Saturday, April 28, 2001

Nursery Rhymes: Historical

Story source: The Nursery Rhyme Book edited by Andrew Lang and illustrated by L. Leslie Brooke (1897).


Nursery Rhymes: Historical




OLD King Cole
Was a merry old soul,
And a merry old soul was he;
He called for his pipe,
And he called for his bowl,
And he called for his fiddlers three.

Every fiddler, he had a fiddle,
And a very fine fiddle had he;
Twee tweedle dee, tweedle dee, went the fiddlers.
Oh, there's none so rare,
As can compare
With King Cole and his fiddlers three!

~ ~ ~



WHEN good King Arthur ruled this land,
He was a goodly king;
He stole three pecks of barley-meal,
To make a bag-pudding.

A bag-pudding the king did make,
And stuff'd it well with plums:
And in it put great lumps of fat,
As big as my two thumbs.

The king and queen did eat thereof,
And noblemen beside;
And what they could not eat that night,
The queen next morning fried.

~ ~ ~

I HAD a little nut-tree, nothing would it bear
But a silver nutmeg and a golden pear;
The King of Spain's daughter came to visit me,
And all was because of my little nut-tree.
I skipp'd over water, I danced over sea,
And all the birds in the air couldn't catch me.

~ ~ ~

THE King of France, and four thousand men,
They drew their swords, and put them up again.

~ ~ ~

THE King of France went up the hill,
With twenty thousand men;
The King of France came down the hill,
And ne'er went up again.

~ ~ ~

PLEASE to remember
The Fifth of November.
Gunpowder treason and plot;
I know no reason
Why gunpowder treason
Should ever be forgot.

~ ~ ~



OVER the water, and over the sea,
And over the water to Charley;
Charley loves good ale and wine,
And Charley loves good brandy,
And Charley loves a pretty girl,
As sweet as sugar-candy.

Over the water, and over the sea,
And over the water to Charley;
I'll have none of your nasty beef,
Nor I'll have none of your barley;
But I'll have some of your very best flour,
To make a white cake for my Charley.

AS I was going by Charing Cross,
I saw a black man upon a black horse;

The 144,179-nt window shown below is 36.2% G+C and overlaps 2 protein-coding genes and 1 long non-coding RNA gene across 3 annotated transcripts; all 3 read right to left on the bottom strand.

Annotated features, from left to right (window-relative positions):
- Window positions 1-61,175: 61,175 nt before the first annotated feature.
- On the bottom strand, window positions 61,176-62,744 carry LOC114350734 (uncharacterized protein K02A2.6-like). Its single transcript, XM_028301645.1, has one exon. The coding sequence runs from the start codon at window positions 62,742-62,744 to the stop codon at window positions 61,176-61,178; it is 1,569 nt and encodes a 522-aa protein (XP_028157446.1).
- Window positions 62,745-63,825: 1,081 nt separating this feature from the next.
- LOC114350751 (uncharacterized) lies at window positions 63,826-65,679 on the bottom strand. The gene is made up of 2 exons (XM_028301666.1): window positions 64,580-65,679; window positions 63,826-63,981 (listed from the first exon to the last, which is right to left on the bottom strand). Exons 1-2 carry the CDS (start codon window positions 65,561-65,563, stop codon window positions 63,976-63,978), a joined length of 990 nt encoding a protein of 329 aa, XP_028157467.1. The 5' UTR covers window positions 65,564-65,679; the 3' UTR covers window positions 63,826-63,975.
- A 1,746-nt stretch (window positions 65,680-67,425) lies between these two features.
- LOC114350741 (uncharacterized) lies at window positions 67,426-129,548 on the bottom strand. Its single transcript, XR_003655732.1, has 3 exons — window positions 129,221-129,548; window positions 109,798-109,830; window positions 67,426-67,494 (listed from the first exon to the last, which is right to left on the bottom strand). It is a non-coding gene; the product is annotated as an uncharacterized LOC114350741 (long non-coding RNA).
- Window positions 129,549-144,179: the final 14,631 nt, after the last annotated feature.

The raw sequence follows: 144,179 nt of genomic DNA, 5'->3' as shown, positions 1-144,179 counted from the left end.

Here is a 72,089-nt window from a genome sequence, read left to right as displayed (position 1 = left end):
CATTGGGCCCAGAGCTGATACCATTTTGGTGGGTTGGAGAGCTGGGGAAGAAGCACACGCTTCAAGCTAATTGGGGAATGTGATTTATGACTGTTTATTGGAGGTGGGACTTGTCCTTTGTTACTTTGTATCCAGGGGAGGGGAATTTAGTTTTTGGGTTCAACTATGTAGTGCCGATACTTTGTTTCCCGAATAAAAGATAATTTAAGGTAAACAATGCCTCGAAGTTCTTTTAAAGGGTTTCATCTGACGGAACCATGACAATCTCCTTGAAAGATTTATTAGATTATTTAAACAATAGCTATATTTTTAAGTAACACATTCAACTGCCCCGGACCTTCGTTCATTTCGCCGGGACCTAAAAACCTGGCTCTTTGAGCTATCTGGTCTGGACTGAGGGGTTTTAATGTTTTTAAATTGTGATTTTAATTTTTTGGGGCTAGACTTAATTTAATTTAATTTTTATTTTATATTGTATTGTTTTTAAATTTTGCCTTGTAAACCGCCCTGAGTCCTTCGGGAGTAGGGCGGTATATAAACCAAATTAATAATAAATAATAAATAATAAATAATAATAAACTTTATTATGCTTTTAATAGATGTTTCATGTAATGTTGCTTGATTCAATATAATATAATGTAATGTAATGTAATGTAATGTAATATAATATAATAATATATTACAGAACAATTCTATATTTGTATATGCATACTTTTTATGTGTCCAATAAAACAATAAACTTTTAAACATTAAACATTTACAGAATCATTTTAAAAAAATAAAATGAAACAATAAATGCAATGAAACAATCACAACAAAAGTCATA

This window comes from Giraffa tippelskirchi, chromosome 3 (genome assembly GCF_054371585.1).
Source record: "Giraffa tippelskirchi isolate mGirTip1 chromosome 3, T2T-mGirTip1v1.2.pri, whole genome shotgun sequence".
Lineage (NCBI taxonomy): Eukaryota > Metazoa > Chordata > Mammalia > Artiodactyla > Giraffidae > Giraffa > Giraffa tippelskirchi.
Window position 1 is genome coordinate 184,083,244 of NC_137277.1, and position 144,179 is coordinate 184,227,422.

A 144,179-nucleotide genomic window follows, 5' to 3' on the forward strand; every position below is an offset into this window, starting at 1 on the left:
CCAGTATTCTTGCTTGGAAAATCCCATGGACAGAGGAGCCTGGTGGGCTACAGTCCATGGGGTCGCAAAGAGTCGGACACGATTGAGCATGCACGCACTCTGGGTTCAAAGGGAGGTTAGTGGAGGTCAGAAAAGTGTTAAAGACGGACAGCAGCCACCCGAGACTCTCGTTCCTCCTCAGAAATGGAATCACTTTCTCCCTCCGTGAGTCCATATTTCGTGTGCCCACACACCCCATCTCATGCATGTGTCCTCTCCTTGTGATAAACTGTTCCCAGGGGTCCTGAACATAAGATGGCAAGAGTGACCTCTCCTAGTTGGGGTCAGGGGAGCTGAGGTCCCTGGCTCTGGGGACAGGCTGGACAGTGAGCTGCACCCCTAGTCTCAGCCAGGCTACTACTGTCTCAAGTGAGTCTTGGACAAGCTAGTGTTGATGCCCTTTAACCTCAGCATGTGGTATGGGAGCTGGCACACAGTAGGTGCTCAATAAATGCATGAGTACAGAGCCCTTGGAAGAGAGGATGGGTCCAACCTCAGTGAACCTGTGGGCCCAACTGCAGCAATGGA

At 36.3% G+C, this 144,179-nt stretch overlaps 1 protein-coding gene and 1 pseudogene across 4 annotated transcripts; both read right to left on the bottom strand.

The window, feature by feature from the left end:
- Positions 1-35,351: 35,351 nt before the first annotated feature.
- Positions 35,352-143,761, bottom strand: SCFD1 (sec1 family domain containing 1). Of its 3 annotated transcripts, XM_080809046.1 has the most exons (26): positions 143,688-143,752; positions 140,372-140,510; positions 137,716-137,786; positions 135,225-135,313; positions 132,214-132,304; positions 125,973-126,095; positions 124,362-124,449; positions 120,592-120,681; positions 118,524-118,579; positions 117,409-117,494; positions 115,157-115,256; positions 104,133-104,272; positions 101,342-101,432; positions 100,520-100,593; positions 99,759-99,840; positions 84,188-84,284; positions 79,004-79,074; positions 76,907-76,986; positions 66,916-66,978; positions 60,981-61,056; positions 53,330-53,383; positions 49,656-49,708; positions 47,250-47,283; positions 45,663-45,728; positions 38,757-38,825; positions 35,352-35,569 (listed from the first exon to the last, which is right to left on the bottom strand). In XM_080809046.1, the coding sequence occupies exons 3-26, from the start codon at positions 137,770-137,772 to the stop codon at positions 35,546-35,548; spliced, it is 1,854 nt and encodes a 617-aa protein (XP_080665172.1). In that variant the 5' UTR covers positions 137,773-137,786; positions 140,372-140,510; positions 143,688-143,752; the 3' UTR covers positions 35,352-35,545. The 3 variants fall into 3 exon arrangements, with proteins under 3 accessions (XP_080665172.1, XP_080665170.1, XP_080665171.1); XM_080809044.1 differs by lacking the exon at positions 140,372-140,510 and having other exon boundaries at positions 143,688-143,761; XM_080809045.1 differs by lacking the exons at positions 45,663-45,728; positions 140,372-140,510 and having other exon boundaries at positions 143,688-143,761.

They told me it was King Charles the First;
Oh, dear! my heart was ready to burst!

~ ~ ~

HIGH diddle ding,
Did you hear the bells ring?
The parliament soldiers are gone to the King!
Some they did laugh, some they did cry,
To see the parliament soldiers pass by.

~ ~ ~

HECTOR PROTECTOR was dressed all in green;
Hector Protector was sent to the Queen.
The Queen did not like him,
Nor more did the King;
So Hector Protector was sent back again.

~ ~ ~

WHAT is the rhyme for poringer?
The King he had a daughter fair,
And gave the Prince of Orange her.

~ ~ ~

AS I walked by myself,
And talked to myself,
Myself said unto me,
Look to thyself,
Take care of thyself,
For nobody cares for thee.

I answered myself,
And said to myself,
In the self-same repartee,
Look to thyself,
Or not look to thyself,
The self-same thing will be.

~ ~ ~

POOR old Robinson Crusoe!
Poor old Robinson Crusoe!
They made him a coat
Of an old nanny goat,

I wonder how they could do so!
With a ring a ting tang,
And a ring a ting tang,
Poor old Robinson Crusoe!

~ ~ ~

THERE was a monkey climbed up a tree,
When he fell down, then down fell he.

There was a crow sat on a stone,
When he was gone, then there was none.

There was an old wife did eat an apple,
When she had eat two, she had eat a couple.

There was a horse going to the mill,
When he went on, he stood not still.

There was a butcher cut his thumb,
When it did bleed, then blood did come.

There was a lackey ran a race,
When he ran fast, he ran apace.

There was a cobbler clouting shoon,
When they were mended, they were done.

There was a chandler making candle,
When he them strip, he did them handle.

There was a navy went into Spain,
When it returned, it came again.

~ ~ ~

JIM and George were two great lords,
They fought all in a churn;
And when that Jim got George by the nose,
Then George began to girn.

~ ~ ~

See saw, sack-a-day;
Monmouth is a pretie boy,
Richmond is another,
Grafton is my onely joy;
And why should I these three destroy,
To please a pious brother!

The boys are sons of Charles II. The pious brother is James, Duke of York.





(600 words)






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